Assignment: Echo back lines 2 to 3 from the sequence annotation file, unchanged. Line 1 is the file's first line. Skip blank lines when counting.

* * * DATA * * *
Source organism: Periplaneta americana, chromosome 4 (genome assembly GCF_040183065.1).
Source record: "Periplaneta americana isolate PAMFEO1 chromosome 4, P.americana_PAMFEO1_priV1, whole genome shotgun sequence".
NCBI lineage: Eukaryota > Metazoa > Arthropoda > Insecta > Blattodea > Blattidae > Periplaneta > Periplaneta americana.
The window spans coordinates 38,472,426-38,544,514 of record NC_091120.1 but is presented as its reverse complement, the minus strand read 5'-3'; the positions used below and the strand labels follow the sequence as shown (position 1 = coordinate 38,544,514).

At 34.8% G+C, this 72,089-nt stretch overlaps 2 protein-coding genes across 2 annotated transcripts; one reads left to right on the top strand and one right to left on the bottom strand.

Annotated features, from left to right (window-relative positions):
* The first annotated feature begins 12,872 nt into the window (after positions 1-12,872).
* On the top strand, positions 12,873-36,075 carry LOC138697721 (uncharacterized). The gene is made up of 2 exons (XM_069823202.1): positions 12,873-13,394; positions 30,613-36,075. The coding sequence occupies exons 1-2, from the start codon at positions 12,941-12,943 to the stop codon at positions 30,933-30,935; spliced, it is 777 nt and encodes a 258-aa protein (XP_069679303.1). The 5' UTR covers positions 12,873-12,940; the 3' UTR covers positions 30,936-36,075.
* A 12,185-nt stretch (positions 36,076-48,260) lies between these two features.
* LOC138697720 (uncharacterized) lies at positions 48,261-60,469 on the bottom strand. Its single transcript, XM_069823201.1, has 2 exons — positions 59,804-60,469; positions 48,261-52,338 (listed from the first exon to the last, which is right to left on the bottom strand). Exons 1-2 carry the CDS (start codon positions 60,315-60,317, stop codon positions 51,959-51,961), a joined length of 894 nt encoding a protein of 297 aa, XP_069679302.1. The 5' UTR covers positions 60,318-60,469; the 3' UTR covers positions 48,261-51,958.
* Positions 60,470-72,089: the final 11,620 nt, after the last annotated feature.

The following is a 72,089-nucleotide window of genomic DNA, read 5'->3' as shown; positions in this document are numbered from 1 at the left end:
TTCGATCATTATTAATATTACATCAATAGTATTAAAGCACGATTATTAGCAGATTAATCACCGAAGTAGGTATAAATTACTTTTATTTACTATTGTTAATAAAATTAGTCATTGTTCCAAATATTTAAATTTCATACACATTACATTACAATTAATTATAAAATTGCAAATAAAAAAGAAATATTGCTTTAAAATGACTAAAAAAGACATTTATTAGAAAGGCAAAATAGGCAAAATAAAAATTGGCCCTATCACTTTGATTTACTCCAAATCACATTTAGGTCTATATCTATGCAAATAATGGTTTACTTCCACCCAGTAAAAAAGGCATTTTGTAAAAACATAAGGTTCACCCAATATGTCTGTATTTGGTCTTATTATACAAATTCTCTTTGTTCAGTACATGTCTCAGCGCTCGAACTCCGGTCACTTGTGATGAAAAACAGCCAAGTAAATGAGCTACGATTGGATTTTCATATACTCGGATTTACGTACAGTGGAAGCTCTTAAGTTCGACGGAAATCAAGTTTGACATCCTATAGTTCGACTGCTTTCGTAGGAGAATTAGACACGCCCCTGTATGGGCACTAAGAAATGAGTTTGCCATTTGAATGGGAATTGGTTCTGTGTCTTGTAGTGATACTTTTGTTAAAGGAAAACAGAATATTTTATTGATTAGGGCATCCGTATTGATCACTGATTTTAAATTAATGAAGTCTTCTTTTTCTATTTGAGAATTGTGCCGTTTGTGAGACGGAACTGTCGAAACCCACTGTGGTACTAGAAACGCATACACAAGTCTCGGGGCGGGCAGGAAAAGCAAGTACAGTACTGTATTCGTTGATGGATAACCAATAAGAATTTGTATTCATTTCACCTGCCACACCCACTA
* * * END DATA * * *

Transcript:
Source record: "Periplaneta americana isolate PAMFEO1 chromosome 4, P.americana_PAMFEO1_priV1, whole genome shotgun sequence".
NCBI lineage: Eukaryota > Metazoa > Arthropoda > Insecta > Blattodea > Blattidae > Periplaneta > Periplaneta americana.